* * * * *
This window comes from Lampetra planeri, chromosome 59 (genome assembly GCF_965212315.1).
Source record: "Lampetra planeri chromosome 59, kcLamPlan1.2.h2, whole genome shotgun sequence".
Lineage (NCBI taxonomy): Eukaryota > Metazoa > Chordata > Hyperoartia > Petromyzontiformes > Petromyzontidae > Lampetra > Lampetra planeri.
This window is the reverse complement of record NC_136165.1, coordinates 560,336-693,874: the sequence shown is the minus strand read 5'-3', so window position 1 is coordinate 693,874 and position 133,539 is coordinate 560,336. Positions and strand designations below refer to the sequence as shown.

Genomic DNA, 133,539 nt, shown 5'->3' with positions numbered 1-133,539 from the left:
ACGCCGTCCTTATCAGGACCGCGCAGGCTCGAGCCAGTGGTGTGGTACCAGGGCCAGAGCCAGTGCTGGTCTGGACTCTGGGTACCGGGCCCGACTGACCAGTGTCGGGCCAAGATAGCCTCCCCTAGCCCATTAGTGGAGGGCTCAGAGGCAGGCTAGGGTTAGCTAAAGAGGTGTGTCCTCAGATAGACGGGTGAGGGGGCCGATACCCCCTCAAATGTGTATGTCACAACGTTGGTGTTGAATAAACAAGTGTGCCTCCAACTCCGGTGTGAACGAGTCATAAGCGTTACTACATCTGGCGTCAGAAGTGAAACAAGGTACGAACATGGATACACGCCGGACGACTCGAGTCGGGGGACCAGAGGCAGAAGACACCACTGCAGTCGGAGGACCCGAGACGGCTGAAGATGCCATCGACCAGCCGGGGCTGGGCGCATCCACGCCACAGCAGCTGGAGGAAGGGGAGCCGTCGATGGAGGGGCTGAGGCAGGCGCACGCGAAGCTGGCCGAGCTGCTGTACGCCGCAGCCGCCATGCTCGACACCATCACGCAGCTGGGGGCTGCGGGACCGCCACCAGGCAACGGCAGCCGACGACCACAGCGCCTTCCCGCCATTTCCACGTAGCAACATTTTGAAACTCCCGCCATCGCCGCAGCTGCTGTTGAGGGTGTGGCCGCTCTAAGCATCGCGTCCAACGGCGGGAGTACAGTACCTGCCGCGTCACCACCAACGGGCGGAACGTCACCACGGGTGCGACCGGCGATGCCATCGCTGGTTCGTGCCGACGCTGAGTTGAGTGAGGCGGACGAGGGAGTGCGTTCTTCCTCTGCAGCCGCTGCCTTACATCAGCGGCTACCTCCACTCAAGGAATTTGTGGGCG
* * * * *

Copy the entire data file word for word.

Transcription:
This window comes from Lampetra planeri, chromosome 59 (genome assembly GCF_965212315.1).
Source record: "Lampetra planeri chromosome 59, kcLamPlan1.2.h2, whole genome shotgun sequence".
Lineage (NCBI taxonomy): Eukaryota > Metazoa > Chordata > Hyperoartia > Petromyzontiformes > Petromyzontidae > Lampetra > Lampetra planeri.
This window is the reverse complement of record NC_136165.1, coordinates 560,336-693,874: the sequence shown is the minus strand read 5'-3', so window position 1 is coordinate 693,874 and position 133,539 is coordinate 560,336. Positions and strand designations below refer to the sequence as shown.

Genomic DNA, 133,539 nt, shown 5'->3' with positions numbered 1-133,539 from the left:
ACGCCGTCCTTATCAGGACCGCGCAGGCTCGAGCCAGTGGTGTGGTACCAGGGCCAGAGCCAGTGCTGGTCTGGACTCTGGGTACCGGGCCCGACTGACCAGTGTCGGGCCAAGATAGCCTCCCCTAGCCCATTAGTGGAGGGCTCAGAGGCAGGCTAGGGTTAGCTAAAGAGGTGTGTCCTCAGATAGACGGGTGAGGGGGCCGATACCCCCTCAAATGTGTATGTCACAACGTTGGTGTTGAATAAACAAGTGTGCCTCCAACTCCGGTGTGAACGAGTCATAAGCGTTACTACATCTGGCGTCAGAAGTGAAACAAGGTACGAACATGGATACACGCCGGACGACTCGAGTCGGGGGACCAGAGGCAGAAGACACCACTGCAGTCGGAGGACCCGAGACGGCTGAAGATGCCATCGACCAGCCGGGGCTGGGCGCATCCACGCCACAGCAGCTGGAGGAAGGGGAGCCGTCGATGGAGGGGCTGAGGCAGGCGCACGCGAAGCTGGCCGAGCTGCTGTACGCCGCAGCCGCCATGCTCGACACCATCACGCAGCTGGGGGCTGCGGGACCGCCACCAGGCAACGGCAGCCGACGACCACAGCGCCTTCCCGCCATTTCCACGTAGCAACATTTTGAAACTCCCGCCATCGCCGCAGCTGCTGTTGAGGGTGTGGCCGCTCTAAGCATCGCGTCCAACGGCGGGAGTACAGTACCTGCCGCGTCACCACCAACGGGCGGAACGTCACCACGGGTGCGACCGGCGATGCCATCGCTGGTTCGTGCCGACGCTGAGTTGAGTGAGGCGGACGAGGGAGTGCGTTCTTCCTCTGCAGCCGCTGCCTTACATCAGCGGCTACCTCCACTCAAGGAATTTGTGGGCG